Politics Magazine

Paxman, Nick Clegg and Hypocrisy

Posted on the 08 November 2013 by Thepoliticalidealist @JackDarrant

When Russell Brand called for a “socialist revolution”, I was rather annoyed. The celebrity, who does not enjoy an entirely spotless reputation, has little about his lifestyle and actions that strikes me as socialist. I won’t go into painstaking detail, but your typical socialist (particularly not the revolutionary socialist he claims to be) is not a misogynistic multimillionaire. Socialist millionaires spend a lot of time using their money fairly and feeling faintly guilty. Nevertheless, it was Brand’s open admission that he is a non-voter that was most controversial.

Jeremy Paxman, the famously bold presenter of the BBC’s Newsnight programme, attacked Brand, saying

“If you can’t be arsed to vote,
why should we be arsed to listen to your
political point of view?”

A very good, if strongly worded, point. One should always vote in any election, for public apathy always kills democracy off very gradually but effectively. But unfortunately, Paxman was speaking from a glasshouse, as he later conceded to the Radio Times magazine:

The whole greenbench pantomime in Westminster looks a remote and self important echo chamber. But it is all we have. By the time the polls had closed [in 2010] and it was too late to take part, I was feeling really uncomfortable: the person who chooses not to vote – cannot even be bothered to write ‘none of the above’ on a ballot paper – disqualifies himself from passing any comment at all.

Paxman regrets having not voted in the last general election, saying that although he found the major parties’ offers “unappetising” (which I can understand: 2010 was a hard year in politics), that was no excuse for neglecting his moral obligation to vote. Frankly, I knew it all along: with that new beard of his, he would be a non-voter, wouldn’t he?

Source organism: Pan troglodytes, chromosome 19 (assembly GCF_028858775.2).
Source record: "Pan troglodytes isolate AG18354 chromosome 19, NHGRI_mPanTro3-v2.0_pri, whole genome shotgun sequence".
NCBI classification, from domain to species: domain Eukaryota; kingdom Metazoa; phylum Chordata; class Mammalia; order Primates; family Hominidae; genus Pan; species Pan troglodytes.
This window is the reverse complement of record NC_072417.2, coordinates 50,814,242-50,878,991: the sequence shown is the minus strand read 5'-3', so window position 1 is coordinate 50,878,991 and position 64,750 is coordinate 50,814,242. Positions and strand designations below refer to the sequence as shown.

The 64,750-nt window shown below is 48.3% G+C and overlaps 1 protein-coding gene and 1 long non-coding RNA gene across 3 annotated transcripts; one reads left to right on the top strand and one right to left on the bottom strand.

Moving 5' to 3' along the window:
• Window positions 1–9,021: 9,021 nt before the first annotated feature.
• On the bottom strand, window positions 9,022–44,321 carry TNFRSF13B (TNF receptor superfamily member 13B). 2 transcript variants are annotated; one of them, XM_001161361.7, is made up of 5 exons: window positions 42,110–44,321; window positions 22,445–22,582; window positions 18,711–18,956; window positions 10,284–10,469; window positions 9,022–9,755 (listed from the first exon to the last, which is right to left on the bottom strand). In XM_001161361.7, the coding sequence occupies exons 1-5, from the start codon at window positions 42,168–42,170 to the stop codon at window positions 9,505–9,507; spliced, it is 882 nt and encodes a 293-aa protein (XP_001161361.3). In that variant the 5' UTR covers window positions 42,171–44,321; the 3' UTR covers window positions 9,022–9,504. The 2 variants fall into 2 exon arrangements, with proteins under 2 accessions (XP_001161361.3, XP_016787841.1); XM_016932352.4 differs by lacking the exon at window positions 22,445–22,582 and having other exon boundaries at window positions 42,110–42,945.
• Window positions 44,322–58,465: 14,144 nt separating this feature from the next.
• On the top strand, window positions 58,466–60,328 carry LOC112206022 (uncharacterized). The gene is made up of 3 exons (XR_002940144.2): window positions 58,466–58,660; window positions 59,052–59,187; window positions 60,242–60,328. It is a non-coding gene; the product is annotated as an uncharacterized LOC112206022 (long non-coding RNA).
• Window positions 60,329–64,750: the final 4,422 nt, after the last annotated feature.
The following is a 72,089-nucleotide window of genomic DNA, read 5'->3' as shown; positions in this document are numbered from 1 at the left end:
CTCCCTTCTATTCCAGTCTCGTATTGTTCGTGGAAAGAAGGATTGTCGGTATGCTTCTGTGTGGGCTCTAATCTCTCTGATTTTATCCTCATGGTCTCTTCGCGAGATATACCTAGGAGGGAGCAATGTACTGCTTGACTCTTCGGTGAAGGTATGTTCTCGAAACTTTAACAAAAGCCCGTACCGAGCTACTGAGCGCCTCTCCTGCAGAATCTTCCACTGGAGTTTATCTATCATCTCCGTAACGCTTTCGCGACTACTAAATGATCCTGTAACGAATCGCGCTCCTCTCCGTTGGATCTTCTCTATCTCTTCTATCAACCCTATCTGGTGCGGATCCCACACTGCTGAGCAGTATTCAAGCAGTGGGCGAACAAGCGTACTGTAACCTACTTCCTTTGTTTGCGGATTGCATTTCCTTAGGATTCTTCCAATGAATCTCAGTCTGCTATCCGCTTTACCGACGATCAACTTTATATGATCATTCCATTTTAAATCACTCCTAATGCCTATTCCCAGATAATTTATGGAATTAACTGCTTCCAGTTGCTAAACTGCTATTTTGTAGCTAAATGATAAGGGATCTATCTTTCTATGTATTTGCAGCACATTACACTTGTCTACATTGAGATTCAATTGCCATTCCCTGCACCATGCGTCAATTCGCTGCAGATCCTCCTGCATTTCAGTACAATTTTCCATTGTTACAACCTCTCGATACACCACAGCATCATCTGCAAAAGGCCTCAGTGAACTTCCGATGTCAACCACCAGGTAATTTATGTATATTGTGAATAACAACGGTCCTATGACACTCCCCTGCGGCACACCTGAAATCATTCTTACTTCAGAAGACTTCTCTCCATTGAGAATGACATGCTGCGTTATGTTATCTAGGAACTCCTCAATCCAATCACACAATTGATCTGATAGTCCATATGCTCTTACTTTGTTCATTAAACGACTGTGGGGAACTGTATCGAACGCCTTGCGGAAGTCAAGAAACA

Anyhow, who would be the first to criticize this act of brazen hypocrisy? Step forward… Nick Clegg. The Deputy Prime Minister used his weekly programme on LBC radio to berate Paxman, adding the unique argument that his £1,000,000 salary exists only because of the political proccess. Clegg’s willingness to condemn the scariest journalist in politics might have been encouraged by Paxman’s claim that the Lib Dems’ tuition fee pledge was “the biggest lie in recent political history” or by Clegg’s eagerness to distract the media from his claiming of energy bills on Parliamentary expenses whilst the rest of us endure huge price rises.

Unfortunately, it is the apathy of the disheartened ‘radicals’ and the “unappetised” sceptical voters that allows the likes of Mr Clegg to feel able to attack others for misusing democratic privileges. So remember: if you don’t vote, it’s only you who will be paying the energy bill for the Deputy Prime Minister’s second home.

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